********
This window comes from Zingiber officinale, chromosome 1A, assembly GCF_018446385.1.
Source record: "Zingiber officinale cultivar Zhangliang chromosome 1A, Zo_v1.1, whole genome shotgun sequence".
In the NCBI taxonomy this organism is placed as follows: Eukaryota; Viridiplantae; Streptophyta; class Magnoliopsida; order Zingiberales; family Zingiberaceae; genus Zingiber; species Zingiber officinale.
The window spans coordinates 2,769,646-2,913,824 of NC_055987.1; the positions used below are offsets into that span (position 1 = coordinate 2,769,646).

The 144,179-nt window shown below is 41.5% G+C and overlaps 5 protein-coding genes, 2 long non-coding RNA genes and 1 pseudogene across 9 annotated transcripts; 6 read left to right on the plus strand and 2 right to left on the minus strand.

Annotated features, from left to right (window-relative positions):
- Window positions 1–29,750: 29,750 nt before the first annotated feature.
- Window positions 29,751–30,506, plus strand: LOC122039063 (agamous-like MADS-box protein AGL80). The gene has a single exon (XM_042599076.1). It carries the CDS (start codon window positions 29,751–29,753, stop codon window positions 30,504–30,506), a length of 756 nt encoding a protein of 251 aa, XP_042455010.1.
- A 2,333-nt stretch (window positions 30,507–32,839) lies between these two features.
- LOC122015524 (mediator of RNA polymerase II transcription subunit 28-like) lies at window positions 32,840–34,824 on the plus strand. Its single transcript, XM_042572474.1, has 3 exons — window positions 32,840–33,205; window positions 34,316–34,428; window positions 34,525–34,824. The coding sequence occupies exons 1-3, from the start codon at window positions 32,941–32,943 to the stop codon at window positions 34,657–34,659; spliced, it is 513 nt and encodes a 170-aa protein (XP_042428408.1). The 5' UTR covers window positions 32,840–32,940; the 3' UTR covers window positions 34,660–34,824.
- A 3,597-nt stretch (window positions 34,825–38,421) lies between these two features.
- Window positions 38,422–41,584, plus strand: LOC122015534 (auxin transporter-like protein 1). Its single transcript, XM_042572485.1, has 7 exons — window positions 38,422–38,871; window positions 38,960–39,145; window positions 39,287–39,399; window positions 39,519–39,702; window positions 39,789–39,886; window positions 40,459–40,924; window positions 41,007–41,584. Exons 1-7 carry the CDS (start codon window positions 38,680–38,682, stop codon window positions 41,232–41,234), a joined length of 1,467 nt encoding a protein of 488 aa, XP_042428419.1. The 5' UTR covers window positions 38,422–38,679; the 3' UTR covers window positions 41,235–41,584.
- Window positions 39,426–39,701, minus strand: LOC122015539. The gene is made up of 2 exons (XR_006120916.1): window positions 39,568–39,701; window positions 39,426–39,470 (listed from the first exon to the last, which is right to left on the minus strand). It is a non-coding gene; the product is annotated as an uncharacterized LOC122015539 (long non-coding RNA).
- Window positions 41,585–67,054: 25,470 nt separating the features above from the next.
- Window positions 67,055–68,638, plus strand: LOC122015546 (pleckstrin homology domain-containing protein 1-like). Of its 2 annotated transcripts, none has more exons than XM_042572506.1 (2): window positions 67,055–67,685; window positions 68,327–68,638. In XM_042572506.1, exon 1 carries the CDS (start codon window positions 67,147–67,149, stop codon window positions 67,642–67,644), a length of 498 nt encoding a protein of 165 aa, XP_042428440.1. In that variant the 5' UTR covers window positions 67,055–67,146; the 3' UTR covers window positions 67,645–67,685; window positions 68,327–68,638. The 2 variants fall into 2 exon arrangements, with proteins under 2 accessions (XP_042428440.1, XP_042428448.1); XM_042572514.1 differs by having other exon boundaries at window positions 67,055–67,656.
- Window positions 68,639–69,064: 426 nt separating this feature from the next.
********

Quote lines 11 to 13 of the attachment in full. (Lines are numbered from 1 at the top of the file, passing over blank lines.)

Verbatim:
- A 3,597-nt stretch (window positions 34,825–38,421) lies between these two features.
- Window positions 38,422–41,584, plus strand: LOC122015534 (auxin transporter-like protein 1). Its single transcript, XM_042572485.1, has 7 exons — window positions 38,422–38,871; window positions 38,960–39,145; window positions 39,287–39,399; window positions 39,519–39,702; window positions 39,789–39,886; window positions 40,459–40,924; window positions 41,007–41,584. Exons 1-7 carry the CDS (start codon window positions 38,680–38,682, stop codon window positions 41,232–41,234), a joined length of 1,467 nt encoding a protein of 488 aa, XP_042428419.1. The 5' UTR covers window positions 38,422–38,679; the 3' UTR covers window positions 41,235–41,584.
- Window positions 39,426–39,701, minus strand: LOC122015539. The gene is made up of 2 exons (XR_006120916.1): window positions 39,568–39,701; window positions 39,426–39,470 (listed from the first exon to the last, which is right to left on the minus strand). It is a non-coding gene; the product is annotated as an uncharacterized LOC122015539 (long non-coding RNA).